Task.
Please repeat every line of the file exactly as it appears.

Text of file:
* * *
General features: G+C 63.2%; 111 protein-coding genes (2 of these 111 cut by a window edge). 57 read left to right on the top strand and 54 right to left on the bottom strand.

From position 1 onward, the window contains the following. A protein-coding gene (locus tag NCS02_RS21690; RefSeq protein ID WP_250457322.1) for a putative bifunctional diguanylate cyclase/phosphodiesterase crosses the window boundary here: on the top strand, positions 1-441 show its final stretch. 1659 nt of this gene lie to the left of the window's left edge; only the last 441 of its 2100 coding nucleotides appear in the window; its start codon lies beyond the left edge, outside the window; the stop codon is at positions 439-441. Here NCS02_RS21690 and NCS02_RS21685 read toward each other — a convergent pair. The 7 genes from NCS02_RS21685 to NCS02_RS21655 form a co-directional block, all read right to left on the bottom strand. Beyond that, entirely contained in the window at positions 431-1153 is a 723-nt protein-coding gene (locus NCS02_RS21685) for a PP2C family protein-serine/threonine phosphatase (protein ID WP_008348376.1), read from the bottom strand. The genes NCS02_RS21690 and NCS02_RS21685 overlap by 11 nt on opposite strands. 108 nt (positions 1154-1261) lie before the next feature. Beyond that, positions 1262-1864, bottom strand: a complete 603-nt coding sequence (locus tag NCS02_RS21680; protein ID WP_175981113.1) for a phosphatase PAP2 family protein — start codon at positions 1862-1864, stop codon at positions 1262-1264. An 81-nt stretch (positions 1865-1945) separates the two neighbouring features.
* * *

General features: G+C 63.2%; 111 protein-coding genes (2 of these 111 cut by a window edge). 57 read left to right on the top strand and 54 right to left on the bottom strand.

From position 1 onward, the window contains the following. A protein-coding gene (locus tag NCS02_RS21690; RefSeq protein ID WP_250457322.1) for a putative bifunctional diguanylate cyclase/phosphodiesterase crosses the window boundary here: on the top strand, positions 1-441 show its final stretch. 1659 nt of this gene lie to the left of the window's left edge; only the last 441 of its 2100 coding nucleotides appear in the window; its start codon lies beyond the left edge, outside the window; the stop codon is at positions 439-441. Here NCS02_RS21690 and NCS02_RS21685 read toward each other — a convergent pair. The 7 genes from NCS02_RS21685 to NCS02_RS21655 form a co-directional block, all read right to left on the bottom strand. Beyond that, entirely contained in the window at positions 431-1153 is a 723-nt protein-coding gene (locus NCS02_RS21685) for a PP2C family protein-serine/threonine phosphatase (protein ID WP_008348376.1), read from the bottom strand. The genes NCS02_RS21690 and NCS02_RS21685 overlap by 11 nt on opposite strands. 108 nt (positions 1154-1261) lie before the next feature. Beyond that, positions 1262-1864, bottom strand: a complete 603-nt coding sequence (locus tag NCS02_RS21680; protein ID WP_175981113.1) for a phosphatase PAP2 family protein — start codon at positions 1862-1864, stop codon at positions 1262-1264. An 81-nt stretch (positions 1865-1945) separates the two neighbouring features.